With the new ’22 Civic sedan, Honda isn’t trying to reinvent the compact car. Compared to previous Civic redesigns, most recently the still-polarizing 10th-generation model that debuted for the ’16 model year, the ’22 is mild instead of wild.
At a glance, it resembles a Honda Accord, sparking instant familiarity. The ’22 Civic sedan also represents a heavy reworking of the existing car’s platform, with structural upgrades, improved safety architecture, more efficient powertrains and substantially enhanced technology.
But don’t assume this is more a refresh than a redesign, because based on our firsthand experience doing everything but driving the ’22 Civic, it deserves its status as one of America’s best-selling cars (by retail sales).
Simple forms and minimalist style shape the sheet metal, accommodating a 1.4-in. (36-mm) wheelbase and windshield pillars moved back 2.0 ins. (51 mm). The hood is taller and flatter, improving pedestrian safety in a collision, while a wider rear track gives the car a planted stance.
The interior adopts a new “Simplicity and Something” design approach. The overarching goal is to make the Civic’s quality switchgear easy to operate and its displays easy to reference. But the car needs a little “something” to surprise and delight its owner. In the 11th-gen Civic, that element is the textured metal trim running the length of the car’s dashboard and extending into the door panels, onto which Honda deftly and cleanly integrates the air vents.
Honda upgrades the infotainment systems for this latest iteration. With LX, Sport (pictured above, left) and EX grades, the standard setup has a 7-in. (18-cm) touchscreen display, Apple CarPlay, Android Auto and knobs to control volume and tuning. The Civic Touring gets an exclusive 9-in. (23-cm) high-definition touchscreen display with wireless Apple CarPlay and Android Auto, wireless smartphone charging and navigation.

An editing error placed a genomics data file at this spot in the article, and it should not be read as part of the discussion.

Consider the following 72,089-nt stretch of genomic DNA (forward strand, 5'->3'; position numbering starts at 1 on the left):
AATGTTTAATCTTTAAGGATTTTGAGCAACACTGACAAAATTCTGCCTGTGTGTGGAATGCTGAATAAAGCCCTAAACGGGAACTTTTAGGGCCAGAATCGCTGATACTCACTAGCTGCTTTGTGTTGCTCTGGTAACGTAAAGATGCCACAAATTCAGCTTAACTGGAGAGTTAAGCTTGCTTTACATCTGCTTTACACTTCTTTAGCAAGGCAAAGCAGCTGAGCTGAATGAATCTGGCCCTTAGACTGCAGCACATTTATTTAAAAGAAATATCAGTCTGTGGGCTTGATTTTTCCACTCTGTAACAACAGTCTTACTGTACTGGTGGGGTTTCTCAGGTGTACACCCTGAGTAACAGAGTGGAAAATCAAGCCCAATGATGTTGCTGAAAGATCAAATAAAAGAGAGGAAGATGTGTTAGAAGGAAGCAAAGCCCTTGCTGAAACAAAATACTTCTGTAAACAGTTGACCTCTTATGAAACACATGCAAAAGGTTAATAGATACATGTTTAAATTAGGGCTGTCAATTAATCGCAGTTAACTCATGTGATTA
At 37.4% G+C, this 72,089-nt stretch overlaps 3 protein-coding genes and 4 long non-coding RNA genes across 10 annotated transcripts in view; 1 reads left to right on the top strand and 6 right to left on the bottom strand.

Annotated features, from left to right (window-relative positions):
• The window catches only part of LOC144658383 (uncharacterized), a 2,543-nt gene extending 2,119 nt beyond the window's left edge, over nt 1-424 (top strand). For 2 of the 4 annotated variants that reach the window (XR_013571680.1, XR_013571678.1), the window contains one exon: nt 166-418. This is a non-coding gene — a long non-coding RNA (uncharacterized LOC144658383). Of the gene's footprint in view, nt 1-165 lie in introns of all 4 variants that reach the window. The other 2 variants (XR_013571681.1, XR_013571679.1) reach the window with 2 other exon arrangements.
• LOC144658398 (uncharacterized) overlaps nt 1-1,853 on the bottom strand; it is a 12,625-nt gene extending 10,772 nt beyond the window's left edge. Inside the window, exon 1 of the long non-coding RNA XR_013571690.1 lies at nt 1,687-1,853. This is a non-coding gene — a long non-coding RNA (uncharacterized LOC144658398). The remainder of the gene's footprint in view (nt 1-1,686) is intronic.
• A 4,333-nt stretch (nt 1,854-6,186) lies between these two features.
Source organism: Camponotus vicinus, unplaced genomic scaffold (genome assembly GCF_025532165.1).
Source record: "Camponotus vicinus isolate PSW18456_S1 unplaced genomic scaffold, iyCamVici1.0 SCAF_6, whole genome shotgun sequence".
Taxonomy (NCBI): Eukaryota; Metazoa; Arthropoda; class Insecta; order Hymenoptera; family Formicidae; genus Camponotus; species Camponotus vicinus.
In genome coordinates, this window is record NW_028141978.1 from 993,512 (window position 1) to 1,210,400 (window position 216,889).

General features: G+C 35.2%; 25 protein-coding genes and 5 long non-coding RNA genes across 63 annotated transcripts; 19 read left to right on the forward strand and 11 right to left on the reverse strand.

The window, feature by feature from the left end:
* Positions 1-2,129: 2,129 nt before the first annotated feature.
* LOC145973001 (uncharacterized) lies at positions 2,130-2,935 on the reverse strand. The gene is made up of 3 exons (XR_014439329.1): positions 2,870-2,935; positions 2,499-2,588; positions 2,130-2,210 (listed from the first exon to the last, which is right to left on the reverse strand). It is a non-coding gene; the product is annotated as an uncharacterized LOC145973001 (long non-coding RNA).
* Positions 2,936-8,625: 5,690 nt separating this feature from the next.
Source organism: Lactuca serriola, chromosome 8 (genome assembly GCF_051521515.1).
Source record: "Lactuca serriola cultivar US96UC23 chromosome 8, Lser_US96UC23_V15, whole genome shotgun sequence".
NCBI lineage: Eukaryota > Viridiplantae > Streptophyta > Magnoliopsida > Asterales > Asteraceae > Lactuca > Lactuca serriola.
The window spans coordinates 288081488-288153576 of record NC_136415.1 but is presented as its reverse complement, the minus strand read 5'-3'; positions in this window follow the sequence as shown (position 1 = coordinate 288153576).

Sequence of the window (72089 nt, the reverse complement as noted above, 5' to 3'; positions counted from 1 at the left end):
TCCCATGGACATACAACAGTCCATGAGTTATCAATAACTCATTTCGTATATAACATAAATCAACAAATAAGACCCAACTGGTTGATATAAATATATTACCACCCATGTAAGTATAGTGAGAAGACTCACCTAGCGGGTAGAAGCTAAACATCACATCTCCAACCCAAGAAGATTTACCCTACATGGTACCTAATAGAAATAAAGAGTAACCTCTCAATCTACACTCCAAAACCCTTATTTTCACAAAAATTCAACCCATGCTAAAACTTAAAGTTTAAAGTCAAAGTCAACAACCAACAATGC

The Touring trim also equips the ’22 Civic with a new 12-speaker Bose Centerpoint premium sound system designed specifically for this vehicle and its acoustics. It sounded great as we sat in a motionless Civic parked inside a studio; whether this impression holds on the road remains to be seen.
Honda Sensing is a collection of advanced driving-assistance systems, and new single-camera technology provides a broader field of view in the ’22 Civic. Upgraded processors and software enhance system response, accuracy and smoothness for more refined operation. With the Touring model, new Traffic Jam Assist technology pairs adaptive cruise control with lane-centering assistance technology. This top-shelf version of the Civic also has low-speed braking control to prevent low-speed collisionswhile parking or inching along in traffic.
Previously, the Civic offered a camera-based LaneWatch technology that worked only for the right side of the car. For ’22, the Civic gets a radar-based blindspot warning system that works for both sides of the vehicle. However, Honda restricts this safety feature to EX and Touring trim, and only the Civic Touring gets a rear cross-traffic warning.
Powertrains carry over from before, but with modifications. The Civic LX and Sport have a 2.0L 4-cyl. generating 158 hp at 6,500 rpm and 138 lb.-ft. (187 Nm) of torque at 4,200 rpm. It adds automatic engine stop/start for the ’22 model year, improving fuel economy to 33 mpg (7.1 L/100 km) in combined driving in Sport grades and 35 mpg (6.7 L/100 km) with the base Civic LX.
The EX and Touring use a turbocharged 1.5L 4-cyl. making 180 hp at 6,000 rpm and 177 lb.-ft. (240 Nm) of torque between 1,700 rpm and 4,500 rpm. The engine is a little more potent than before and adds Honda’s Variable Timing and lift Electronic Control (VTEC) for the exhaust valves. The turbocharged engine is more fuel-efficient than the standard 2.0L, posting EPA estimates of 34 mpg (6.9 L/100 km) in combined driving for the Touring and 36 mpg (6.5 L/100 km) for the EX.
Both engines employ a continuously variable transmission with improved step-shift programming to make it feel and sound more natural when the car accelerates. The LX and EX offer Normal and Eco driving modes, while the Sport and Touring add a Sport mode and paddle shifters that give a driver more control over the transmission’s ratios.
Honda also refines the compact's ride and handling with increased structural rigidity, retuned steering and a reworked suspension. According to Honda, road shock and noise are down, too, by as much as 20%.
The '22 Civic goes on sale this summer.